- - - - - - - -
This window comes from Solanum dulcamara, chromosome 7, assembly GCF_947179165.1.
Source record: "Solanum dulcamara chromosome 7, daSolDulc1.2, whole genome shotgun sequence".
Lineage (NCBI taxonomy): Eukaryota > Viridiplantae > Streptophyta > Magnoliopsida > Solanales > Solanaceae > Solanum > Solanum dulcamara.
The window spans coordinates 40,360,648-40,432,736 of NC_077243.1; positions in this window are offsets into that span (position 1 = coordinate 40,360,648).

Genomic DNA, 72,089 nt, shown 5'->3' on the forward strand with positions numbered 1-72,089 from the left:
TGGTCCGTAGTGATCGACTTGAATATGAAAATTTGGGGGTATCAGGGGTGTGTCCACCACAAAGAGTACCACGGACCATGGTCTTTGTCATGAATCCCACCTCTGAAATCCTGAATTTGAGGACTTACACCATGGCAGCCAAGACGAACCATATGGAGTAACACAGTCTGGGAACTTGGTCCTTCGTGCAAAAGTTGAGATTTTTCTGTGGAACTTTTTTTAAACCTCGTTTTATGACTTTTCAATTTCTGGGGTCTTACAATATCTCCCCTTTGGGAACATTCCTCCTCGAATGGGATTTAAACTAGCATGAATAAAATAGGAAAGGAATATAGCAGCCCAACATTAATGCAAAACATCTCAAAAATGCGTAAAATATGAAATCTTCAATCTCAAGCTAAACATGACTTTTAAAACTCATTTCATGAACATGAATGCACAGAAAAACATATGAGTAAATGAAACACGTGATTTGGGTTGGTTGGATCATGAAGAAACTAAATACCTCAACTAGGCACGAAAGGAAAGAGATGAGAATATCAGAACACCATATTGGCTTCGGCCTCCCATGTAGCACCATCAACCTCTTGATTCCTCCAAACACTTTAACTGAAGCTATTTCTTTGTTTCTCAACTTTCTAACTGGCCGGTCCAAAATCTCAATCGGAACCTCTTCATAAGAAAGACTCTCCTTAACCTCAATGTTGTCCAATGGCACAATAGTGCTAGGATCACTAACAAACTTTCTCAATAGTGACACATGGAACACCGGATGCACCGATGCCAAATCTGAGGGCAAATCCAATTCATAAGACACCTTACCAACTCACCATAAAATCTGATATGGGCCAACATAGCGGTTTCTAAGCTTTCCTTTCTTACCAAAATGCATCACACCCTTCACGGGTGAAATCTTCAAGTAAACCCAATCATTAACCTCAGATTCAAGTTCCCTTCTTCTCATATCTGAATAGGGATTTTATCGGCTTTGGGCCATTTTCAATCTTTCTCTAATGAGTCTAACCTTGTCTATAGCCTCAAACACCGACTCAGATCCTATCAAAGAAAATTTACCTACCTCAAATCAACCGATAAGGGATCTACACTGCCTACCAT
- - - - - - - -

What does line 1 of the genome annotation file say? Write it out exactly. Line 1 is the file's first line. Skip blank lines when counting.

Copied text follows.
This window comes from Solanum dulcamara, chromosome 7, assembly GCF_947179165.1.